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[pur-ter-bey-shuh n] /ˌpɜr tərˈbeɪ ʃən/
the act of perturbing.
the state of being perturbed.
mental disquiet, disturbance, or agitation.
a cause of mental disquiet, disturbance, or agitation.
Astronomy. deviation of a celestial body from a regular orbit about its primary, caused by the presence of one or more other bodies that act upon the celestial body.
Origin of perturbation
1325-75; < Latin perturbātiōn- (stem of perturbātiō; see perturb, -ation); replacing Middle English perturbacioun < Anglo-French < Latin, as above
Related forms
perturbational, adjective Unabridged
Based on the Random House Dictionary, © Random House, Inc. 2015.
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Examples from the Web for perturbation
Contemporary Examples
Historical Examples
  • In his perturbation he pushed back his chair, and the movement made her look up at him.

    The Reef Edith Wharton
  • In the case of the world, the perturbation is very slight, and amounts only to a reversal of motion.

    Statesman Plato
  • There was a pause--a dead pause, indeed; the baron changed colour and appeared to attempt to hide the perturbation of his spirit.

  • In spite of his perturbation he had been amused for the moment.

    Cap'n Dan's Daughter Joseph C. Lincoln
  • I needed but little encouragement; for the perturbation of my mind stood in want of this relief.

    Caleb Williams William Godwin
  • Hephzy seized the opportunity to express to me her perturbation.

    Kent Knowles: Quahaug Joseph C. Lincoln
  • Marianne's joy was almost a degree beyond happiness, so great was the perturbation of her spirits and her impatience to be gone.

    Sense and Sensibility Jane Austen
  • With each instant the perturbation of the Grand Duchess grew.

    The Princess Virginia C. N. Williamson
  • Here the squire heaved a sigh which told of the perturbation of his soul.

    Nestleton Magna J. Jackson Wray
British Dictionary definitions for perturbation


the act of perturbing or the state of being perturbed
a cause of disturbance or upset
(physics) a secondary influence on a system that modifies simple behaviour, such as the effect of the other electrons on one electron in an atom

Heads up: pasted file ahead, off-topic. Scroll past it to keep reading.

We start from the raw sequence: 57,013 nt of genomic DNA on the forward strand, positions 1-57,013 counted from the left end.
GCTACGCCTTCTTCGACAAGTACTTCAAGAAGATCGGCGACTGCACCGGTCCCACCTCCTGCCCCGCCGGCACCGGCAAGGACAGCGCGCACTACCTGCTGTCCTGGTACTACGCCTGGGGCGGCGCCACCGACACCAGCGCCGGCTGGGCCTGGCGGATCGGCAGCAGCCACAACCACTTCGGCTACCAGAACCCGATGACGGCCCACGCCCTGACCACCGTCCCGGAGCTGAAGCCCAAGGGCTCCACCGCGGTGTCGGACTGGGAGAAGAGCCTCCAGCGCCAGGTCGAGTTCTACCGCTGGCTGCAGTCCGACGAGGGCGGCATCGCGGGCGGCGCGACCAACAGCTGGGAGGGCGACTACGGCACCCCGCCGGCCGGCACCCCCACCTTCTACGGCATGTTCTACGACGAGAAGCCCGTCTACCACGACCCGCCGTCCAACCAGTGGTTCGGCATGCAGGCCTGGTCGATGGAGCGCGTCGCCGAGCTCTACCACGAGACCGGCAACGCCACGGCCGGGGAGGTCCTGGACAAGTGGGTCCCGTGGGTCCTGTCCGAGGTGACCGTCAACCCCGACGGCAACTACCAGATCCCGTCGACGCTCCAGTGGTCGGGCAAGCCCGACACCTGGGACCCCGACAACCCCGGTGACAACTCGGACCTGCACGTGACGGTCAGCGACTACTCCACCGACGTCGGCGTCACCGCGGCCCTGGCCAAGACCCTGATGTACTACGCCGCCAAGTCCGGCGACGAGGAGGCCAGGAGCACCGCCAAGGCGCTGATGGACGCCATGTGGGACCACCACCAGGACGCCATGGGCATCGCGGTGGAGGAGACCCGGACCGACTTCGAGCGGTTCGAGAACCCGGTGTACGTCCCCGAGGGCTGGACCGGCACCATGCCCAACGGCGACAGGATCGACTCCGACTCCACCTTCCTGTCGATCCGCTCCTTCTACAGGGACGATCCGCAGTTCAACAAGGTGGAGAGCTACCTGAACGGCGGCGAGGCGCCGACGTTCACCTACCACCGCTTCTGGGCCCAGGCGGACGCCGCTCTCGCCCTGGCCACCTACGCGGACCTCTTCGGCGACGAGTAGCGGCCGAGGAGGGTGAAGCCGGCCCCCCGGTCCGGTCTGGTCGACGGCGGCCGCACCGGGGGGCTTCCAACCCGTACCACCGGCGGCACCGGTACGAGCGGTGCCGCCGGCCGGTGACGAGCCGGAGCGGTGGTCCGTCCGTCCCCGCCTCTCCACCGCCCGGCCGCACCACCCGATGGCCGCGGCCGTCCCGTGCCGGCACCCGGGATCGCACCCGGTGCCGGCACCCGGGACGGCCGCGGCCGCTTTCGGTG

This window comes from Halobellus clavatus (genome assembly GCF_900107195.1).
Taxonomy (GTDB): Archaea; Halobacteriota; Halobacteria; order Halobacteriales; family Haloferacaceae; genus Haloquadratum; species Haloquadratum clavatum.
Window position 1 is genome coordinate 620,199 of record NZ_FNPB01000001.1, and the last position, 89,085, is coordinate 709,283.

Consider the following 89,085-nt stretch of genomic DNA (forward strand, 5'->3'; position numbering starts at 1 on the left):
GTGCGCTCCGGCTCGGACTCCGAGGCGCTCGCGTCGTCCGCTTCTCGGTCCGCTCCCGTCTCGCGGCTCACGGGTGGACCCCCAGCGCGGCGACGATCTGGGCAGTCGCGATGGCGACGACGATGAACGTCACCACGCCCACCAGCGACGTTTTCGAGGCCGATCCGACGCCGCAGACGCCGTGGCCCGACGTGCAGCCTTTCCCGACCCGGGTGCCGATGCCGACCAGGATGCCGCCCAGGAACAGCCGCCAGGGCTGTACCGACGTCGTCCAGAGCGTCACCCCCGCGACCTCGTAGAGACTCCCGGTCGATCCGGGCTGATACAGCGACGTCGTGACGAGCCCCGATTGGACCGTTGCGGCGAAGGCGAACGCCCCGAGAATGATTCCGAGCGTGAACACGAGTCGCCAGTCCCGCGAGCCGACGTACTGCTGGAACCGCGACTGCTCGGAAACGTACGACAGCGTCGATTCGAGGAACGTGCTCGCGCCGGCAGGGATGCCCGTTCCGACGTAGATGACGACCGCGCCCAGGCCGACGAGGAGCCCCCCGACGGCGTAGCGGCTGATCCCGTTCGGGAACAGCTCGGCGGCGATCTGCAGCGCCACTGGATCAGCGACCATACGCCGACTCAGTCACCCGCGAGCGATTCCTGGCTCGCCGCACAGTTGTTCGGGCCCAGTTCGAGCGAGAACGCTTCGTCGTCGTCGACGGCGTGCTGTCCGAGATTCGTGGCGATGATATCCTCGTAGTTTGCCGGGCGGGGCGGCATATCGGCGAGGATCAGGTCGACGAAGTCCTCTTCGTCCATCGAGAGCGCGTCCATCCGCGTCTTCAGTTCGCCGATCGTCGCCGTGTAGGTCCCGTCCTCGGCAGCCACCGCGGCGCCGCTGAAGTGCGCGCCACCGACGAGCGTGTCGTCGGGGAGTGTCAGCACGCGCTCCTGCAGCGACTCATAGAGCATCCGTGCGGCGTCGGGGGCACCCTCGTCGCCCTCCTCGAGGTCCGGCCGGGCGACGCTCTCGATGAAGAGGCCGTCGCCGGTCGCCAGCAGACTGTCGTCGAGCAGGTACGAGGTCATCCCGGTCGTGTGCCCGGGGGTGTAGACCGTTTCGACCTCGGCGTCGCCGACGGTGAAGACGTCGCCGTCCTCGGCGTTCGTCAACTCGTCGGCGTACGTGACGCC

(astronomy) a small continuous deviation in the inclination and eccentricity of the orbit of a planet or comet, due to the attraction of neighbouring planets
Collins English Dictionary - Complete & Unabridged 2012 Digital Edition
© William Collins Sons & Co. Ltd. 1979, 1986 © HarperCollins
Publishers 1998, 2000, 2003, 2005, 2006, 2007, 2009, 2012
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Word Origin and History for perturbation

late 14c., from Old French perturbacion "disturbance, confusion" (14c.) and directly from Latin perturbationem (nominative perturbatio) "confusion, disorder, disturbance," noun of action from past participle stem of perturbare (see perturb).

Online Etymology Dictionary, © 2010 Douglas Harper
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perturbation in Science
  1. A small change in a physical system, most often in a physical system at equilibrium that is disturbed from the outside.

  2. Variation in a designated orbit, as of a planet, that results from the influence of one or more external bodies. Gravitational attraction between planets can cause perturbations and cause a planet to deviate from its expected orbit. Perturbations in Neptune's orbit led to the discovery of the object that was causing the perturbation—the planet Pluto. Perturbations in the orbits of stars have led to the discovery of planetary systems outside of our Solar system.

The American Heritage® Science Dictionary
Copyright © 2002. Published by Houghton Mifflin. All rights reserved.
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